In his customary state of mental confusion Mr. Biden appears to be confounding “civil rights” with universal “human rights.” They are not, however, the same thing. Civil rights are defined by a particular society. They are the rights you enjoy by virtue of being the citizen of a given county. But as such they are culturally conditioned. Mr. Biden, on the other hand, seems to be reaching beyond that to something broader – something that transcends local culture; in short, a universal human right.

    But what are these human rights, and where do they come from? The U.S. Declaration of Independence states that human beings are “endowed by their Creator with certain unalienable rights.” What makes these rights “unalienable” (i.e., that cannot be taken away from you) is that they derive from a Power higher than any human authority. Thus no human government can deprive you of them. As Martin Luther King put it, “every man has rights that are neither conferred by nor derived from the state, they are God-given” (Where Do We Go from Here, p. 84). Thus no human government can deprive you of them.

    But on this ground it is virtually impossible to rationalize a homosexual relationship. If it is true that there is a moral order to the universe, and that everything exists by design, then the clear implication is that everything has a specific purpose and function. And in the cosmic scheme of things the obvious primary purpose of sex is heterosexual procreation. To that end it is only natural for a man and a woman to form an emotional bond with each other and have children together. The proper and fitting thing for them to do, therefore, is to commit themselves to each other in the bond of matrimony, start a family and raise their biological children together. Any sexual activity outside of this bond should be strictly prohibited. Seen in this light homosexuality is something profoundly dysfunctional, a perversion of something that was intended for an entirely different purpose.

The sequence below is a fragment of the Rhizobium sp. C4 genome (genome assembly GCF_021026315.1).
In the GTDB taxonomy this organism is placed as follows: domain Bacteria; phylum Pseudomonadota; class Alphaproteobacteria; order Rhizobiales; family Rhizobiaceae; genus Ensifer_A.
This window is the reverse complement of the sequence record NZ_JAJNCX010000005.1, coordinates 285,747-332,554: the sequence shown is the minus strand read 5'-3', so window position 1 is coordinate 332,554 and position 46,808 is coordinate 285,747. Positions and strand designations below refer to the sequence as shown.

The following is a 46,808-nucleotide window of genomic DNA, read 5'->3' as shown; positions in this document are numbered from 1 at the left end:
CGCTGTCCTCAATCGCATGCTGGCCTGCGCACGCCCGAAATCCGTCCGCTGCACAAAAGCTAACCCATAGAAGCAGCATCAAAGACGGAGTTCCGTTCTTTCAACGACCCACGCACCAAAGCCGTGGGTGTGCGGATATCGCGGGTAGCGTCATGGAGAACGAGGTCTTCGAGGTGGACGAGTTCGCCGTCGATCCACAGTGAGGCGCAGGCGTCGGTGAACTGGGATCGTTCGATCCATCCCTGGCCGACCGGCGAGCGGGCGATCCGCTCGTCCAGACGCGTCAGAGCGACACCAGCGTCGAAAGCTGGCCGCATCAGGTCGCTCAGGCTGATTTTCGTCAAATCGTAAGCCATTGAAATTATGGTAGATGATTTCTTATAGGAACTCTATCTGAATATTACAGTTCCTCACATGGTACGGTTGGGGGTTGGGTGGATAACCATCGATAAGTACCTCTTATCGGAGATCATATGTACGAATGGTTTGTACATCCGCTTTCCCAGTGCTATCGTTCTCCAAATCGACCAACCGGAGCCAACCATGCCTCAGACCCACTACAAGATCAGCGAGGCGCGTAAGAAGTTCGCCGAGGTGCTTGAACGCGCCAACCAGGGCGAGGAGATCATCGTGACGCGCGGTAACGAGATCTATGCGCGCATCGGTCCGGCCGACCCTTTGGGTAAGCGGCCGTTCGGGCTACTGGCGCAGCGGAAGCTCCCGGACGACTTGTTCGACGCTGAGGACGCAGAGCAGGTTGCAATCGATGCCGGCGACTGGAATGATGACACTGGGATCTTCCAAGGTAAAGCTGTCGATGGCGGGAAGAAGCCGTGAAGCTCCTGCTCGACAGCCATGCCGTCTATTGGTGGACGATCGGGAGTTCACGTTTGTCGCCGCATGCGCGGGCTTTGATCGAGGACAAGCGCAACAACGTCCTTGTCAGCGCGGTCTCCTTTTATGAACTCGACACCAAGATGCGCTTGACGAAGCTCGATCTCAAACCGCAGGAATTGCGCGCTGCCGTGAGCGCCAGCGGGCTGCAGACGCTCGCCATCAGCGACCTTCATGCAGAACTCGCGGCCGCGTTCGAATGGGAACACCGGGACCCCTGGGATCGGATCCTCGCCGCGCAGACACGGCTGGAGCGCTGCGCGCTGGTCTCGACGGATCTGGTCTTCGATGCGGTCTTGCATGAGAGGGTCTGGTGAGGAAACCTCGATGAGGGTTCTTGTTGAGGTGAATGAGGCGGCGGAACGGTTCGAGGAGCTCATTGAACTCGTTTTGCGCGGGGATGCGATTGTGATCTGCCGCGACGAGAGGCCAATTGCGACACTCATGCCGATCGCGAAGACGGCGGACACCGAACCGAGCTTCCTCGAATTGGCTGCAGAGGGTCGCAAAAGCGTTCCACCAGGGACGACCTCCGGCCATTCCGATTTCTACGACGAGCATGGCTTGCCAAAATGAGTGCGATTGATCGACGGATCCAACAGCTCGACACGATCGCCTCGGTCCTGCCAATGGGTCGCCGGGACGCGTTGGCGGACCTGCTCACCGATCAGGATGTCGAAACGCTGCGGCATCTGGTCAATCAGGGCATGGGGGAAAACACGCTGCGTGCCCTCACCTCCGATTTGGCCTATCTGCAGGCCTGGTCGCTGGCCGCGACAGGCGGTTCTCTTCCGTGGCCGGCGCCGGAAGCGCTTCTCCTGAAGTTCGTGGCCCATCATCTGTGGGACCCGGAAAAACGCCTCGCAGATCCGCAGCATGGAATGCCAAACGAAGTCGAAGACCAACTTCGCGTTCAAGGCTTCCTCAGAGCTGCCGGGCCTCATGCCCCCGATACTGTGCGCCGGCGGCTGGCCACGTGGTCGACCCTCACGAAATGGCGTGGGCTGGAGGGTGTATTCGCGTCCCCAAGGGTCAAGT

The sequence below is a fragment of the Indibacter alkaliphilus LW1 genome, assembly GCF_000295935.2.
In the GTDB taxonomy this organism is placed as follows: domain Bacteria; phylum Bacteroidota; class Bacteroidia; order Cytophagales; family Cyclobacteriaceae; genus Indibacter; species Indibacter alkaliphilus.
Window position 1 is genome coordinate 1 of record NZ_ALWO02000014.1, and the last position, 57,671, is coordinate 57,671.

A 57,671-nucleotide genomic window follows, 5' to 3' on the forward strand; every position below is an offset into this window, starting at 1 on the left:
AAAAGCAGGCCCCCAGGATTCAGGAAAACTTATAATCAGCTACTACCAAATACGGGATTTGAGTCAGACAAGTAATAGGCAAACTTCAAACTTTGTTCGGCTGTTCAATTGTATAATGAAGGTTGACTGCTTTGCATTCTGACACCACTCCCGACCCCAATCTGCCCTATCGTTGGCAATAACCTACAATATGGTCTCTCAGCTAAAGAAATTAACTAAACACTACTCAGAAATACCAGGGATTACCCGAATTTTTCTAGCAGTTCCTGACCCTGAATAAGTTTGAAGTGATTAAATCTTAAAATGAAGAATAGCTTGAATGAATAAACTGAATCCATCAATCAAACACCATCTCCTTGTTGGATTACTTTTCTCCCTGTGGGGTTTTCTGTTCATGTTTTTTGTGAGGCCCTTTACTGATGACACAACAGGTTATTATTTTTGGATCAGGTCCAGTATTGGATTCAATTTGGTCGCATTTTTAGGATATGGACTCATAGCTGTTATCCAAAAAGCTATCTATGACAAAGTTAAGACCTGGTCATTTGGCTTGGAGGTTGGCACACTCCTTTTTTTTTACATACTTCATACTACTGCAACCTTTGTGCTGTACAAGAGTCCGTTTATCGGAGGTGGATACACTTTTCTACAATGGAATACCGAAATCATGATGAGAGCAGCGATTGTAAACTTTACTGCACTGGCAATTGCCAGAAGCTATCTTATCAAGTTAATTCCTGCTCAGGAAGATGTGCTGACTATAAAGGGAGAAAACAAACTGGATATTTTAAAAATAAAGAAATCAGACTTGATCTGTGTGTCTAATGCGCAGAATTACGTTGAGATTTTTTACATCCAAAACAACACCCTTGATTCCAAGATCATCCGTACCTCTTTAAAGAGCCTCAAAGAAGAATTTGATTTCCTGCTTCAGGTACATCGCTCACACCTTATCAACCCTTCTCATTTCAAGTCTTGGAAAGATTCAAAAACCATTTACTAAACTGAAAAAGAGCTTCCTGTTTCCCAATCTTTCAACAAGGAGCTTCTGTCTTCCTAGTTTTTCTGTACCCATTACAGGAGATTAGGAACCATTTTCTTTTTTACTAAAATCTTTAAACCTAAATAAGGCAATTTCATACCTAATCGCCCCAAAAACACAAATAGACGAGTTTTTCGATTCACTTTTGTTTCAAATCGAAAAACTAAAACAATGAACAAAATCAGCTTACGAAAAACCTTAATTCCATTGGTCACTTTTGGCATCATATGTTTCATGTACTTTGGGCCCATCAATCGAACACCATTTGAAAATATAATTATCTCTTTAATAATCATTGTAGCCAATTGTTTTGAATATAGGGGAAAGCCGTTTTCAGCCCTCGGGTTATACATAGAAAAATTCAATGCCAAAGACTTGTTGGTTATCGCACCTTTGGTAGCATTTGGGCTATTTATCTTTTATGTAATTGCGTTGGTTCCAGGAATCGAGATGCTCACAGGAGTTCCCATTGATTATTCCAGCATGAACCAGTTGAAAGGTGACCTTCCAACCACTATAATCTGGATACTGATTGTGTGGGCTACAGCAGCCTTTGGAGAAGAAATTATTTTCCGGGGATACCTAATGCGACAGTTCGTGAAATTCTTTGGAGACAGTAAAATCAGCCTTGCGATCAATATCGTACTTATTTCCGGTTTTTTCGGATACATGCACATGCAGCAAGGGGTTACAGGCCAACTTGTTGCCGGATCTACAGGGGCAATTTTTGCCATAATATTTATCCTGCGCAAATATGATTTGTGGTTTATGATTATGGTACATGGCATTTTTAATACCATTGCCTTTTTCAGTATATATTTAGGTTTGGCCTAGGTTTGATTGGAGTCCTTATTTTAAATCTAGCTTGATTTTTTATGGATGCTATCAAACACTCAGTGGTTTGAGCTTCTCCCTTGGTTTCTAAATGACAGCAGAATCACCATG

It goes without saying that the modern secularist will have none of this. They openly scoff at the “Divine Command” theory of morality, and try instead to argue that we came into existence through a blind, purposeless, natural process. Hence we simply exist, with no particular definition or purpose at all. “Morality,” then, is seen as something entirely man-made: it is the common set of rules that we choose collectively to abide by as a society.

    But on this basis it is virtually impossible to support the idea of any kind of universal human rights. All of our rights are culturally conditioned. There is no higher law by which to judge an entire society. The law is whatever the local authorities say it is. In Saudi Arabia women do not have the right to drive an automobile. Period. End of story. Mr. Biden might fuss and fume, pound his fist and stomp his foot, and shout from the rooftops that “I don’t care what your culture is.” But on a purely secular basis human culture is all there is. He has no grounds on which to say that things should be any different from what they actually are.

    As one modern ethicist, Alasdair MacIntyre, put it, “there are no such [universal, human] rights, and belief in them is one with belief in witches and unicorns.” He went on to say that “In the United Nations declaration on human rights of 1949 what has since become the normal UN practice of not giving good reasons for any assertions whatsoever is followed with great rigor” (After Virtue, 3rd. Ed., p. 69). According to him “universal rights” simply do not exist. They are, as he puts it, “fictions” (p. 70).

    Thus either way one chooses to look at it, there is no such human right as a right to practice sodomy. Either homosexuality is terribly out of sync with God’s creative purposes, or there are simply no such universal human rights at all.